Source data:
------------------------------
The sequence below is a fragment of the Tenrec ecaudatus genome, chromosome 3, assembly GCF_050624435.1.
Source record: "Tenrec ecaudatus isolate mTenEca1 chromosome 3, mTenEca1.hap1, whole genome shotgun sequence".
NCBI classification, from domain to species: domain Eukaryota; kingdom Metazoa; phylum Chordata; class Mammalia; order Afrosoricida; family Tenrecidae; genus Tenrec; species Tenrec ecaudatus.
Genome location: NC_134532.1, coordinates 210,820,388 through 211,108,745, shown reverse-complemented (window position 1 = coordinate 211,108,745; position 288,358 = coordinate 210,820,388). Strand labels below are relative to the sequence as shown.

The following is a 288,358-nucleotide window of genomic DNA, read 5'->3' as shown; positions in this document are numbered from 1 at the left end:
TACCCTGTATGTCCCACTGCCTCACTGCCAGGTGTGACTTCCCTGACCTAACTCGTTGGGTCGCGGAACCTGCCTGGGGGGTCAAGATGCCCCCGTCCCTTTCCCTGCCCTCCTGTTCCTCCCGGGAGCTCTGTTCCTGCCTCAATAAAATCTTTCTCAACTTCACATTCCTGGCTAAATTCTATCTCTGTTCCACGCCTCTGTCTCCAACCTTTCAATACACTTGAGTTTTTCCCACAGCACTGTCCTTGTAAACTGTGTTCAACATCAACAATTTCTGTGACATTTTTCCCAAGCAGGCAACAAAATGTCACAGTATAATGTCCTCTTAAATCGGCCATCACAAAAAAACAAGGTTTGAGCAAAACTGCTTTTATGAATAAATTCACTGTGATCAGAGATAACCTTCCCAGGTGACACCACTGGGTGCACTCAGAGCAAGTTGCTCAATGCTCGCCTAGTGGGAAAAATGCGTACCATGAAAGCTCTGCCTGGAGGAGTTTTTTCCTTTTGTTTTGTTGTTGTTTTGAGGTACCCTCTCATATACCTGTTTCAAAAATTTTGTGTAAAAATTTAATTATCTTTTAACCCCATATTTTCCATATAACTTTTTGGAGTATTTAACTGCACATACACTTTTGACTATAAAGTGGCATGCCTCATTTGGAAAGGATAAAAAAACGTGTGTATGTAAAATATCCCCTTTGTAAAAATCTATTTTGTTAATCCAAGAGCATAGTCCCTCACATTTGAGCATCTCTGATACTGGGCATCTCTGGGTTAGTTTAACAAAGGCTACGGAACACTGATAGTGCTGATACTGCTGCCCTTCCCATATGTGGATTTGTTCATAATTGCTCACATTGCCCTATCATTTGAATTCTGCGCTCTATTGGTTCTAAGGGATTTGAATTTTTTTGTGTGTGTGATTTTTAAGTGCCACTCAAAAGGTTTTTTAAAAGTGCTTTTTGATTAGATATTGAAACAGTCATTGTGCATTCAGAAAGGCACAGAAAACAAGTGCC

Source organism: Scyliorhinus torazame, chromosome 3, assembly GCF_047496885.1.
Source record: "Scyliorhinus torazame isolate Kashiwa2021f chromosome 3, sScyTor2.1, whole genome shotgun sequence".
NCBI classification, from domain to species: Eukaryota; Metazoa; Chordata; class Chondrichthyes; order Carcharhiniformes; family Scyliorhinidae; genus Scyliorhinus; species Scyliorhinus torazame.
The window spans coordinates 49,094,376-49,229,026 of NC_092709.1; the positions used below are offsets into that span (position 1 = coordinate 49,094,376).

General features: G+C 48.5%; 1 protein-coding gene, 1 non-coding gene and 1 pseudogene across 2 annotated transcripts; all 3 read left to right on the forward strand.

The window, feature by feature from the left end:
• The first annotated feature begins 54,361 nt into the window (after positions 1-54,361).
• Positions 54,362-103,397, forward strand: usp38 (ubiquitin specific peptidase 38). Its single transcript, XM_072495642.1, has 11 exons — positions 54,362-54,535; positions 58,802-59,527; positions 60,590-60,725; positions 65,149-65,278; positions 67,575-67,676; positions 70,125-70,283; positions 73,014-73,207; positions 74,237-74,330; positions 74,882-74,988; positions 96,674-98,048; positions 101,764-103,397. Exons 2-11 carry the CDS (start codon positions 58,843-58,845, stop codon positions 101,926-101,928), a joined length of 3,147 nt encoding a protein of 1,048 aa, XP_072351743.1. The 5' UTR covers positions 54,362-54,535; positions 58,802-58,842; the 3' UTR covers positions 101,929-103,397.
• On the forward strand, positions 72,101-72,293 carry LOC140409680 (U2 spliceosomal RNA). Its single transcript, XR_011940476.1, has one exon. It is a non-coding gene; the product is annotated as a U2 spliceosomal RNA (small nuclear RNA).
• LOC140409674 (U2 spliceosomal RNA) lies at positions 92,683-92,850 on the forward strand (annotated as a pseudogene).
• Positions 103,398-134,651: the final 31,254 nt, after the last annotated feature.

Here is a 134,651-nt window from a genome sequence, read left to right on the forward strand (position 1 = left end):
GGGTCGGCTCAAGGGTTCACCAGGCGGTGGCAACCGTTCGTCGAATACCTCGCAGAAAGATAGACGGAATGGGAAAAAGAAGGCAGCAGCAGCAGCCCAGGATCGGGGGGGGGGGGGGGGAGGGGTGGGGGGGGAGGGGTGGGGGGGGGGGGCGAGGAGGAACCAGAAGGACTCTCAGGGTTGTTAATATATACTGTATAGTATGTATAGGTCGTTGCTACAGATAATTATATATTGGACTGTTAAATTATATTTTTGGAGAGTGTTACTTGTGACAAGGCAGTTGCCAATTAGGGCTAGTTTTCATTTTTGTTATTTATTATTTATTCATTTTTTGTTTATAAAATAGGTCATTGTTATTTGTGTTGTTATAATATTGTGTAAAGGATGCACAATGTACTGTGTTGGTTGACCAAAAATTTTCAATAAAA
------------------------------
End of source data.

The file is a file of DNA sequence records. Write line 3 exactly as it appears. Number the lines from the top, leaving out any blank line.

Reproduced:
NCBI classification, from domain to species: domain Eukaryota; kingdom Metazoa; phylum Chordata; class Mammalia; order Afrosoricida; family Tenrecidae; genus Tenrec; species Tenrec ecaudatus.